The school year is well underway and your best laid plans for coordinated family schedules, home-cooked dinners together and a bag lunch packed from home have evolved to an acceptable level of managed chaos.
Time is short and usually double-booked.
One thing you don’t need to worry about is your child’s lunch. The nutrition she gets at school will be just as good, if not better, than the bag lunch you were planning to send.
“Many parents aren’t aware of the nutritional content of what’s on the menu at their child’s cafeteria,” says Mary Fell, director of School Nutrition Services at Alum Rock Union School District in San Jose, California.
Fell explains, “Many of these are familiar and favorite foods for children and if you read the fine print, you’ll see they’re packed with a variety of powerhouse nutrients that they need, are lower in sodium and have 0 grams trans fat per serving.”
Chef Mark Ainsworth, nutrition expert and professor at The Culinary Institute of America (CIA), explains that school meals must meet the rules established by the USDA, which specify how many proteins, whole grains, sodium and fats are on the menu. Calories are set, as well. “I believe it’s actually more nutritionally balanced at school than it would be at home, unless mom or dad is a nutritionist or dietary expert,” says Ainsworth.
“In San Jose, each of our meals align with USDA guidelines,” says Fell. “We know children eat with all of their senses - especially sight, smell and taste. We focus on the full experience, understanding the flavors and foods they like, to make their lunch a fun and nutritious break in their days.” Fell explains that her colleagues across the country are committed to similar goals. “We’re in this line of work because we care about kids and their nutrition.”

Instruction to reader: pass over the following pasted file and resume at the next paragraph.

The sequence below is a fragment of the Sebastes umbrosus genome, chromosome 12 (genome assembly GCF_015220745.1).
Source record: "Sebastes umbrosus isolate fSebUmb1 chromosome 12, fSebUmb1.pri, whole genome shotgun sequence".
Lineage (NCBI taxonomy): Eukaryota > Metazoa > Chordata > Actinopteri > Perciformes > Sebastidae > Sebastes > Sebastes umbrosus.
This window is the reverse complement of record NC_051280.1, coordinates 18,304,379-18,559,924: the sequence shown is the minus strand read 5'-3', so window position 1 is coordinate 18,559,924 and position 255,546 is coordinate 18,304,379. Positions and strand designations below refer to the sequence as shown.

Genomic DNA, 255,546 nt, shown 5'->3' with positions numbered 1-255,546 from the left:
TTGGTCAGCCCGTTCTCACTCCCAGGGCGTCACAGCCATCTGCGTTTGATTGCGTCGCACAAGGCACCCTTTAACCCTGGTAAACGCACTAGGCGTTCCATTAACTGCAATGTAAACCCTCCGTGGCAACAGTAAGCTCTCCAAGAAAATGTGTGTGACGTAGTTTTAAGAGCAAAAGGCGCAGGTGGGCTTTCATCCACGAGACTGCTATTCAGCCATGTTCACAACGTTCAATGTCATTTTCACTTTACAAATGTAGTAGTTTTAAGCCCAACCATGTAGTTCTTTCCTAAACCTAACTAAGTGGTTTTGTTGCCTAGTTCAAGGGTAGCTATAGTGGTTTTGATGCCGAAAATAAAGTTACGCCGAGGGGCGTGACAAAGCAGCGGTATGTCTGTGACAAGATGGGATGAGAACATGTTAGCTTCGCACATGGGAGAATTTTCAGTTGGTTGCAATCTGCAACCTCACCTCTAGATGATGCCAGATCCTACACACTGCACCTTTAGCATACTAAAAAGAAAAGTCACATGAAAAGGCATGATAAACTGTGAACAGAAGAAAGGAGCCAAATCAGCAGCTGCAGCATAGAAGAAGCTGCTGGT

Parents may be surprised to learn a school lunch of mandarin oranges, a green salad with reduced calorie dressing, a slice of whole-grain crust pizza, like Big Daddy’s (R) Primo Cheese Pizza from Schwan’s Food Service, and a cup of nonfat milk, has comparable nutrients and 35 percent less sodium than a bag lunch with a turkey and cheese sandwich on whole wheat bread, carrot sticks, a medium apple, one ounce of multigrain chips and a cup of nonfat milk. Whole grains, calcium, protein and potassium are star ingredients in both lunches.
The essentials of whole grains
Whole grains are an important source of dietary fiber and also provide B-vitamins and essential minerals that help keep kids healthy. A diet rich in whole grains can help to lower the risk of many chronic diseases such as heart disease and type 2 diabetes. They also help to provide a feeling of fullness.
The notable nutrients of potassium and calcium
Potassium and calcium have both been named “nutrients of concern” for children because research has shown their diets are often lacking these important nutrients. Potassium ensures normal heart and muscle function, maintains fluid balance and plays a role in promoting strong bones. Calcium is important for strong bones and also plays a role in blood clotting and muscle function.
The power of protein
Protein is a cornerstone of a child’s diet, supporting growth and development. Considered a building block for muscle and collagen, protein also helps to transport other nutrients in the body.
Companies like Schwan’s Food Service have worked to reduce sodium in their pizzas by incorporating sea salt in the crust and sauce, as well as adding herbs and spices, to enhance the flavor and the nutrition of this favorite food.
“We’re excited to share with parents the facts about our school meals,” says Fell. “It’s a great way for us to make kids smile and hopefully minimize the stress to pack those bag lunches.”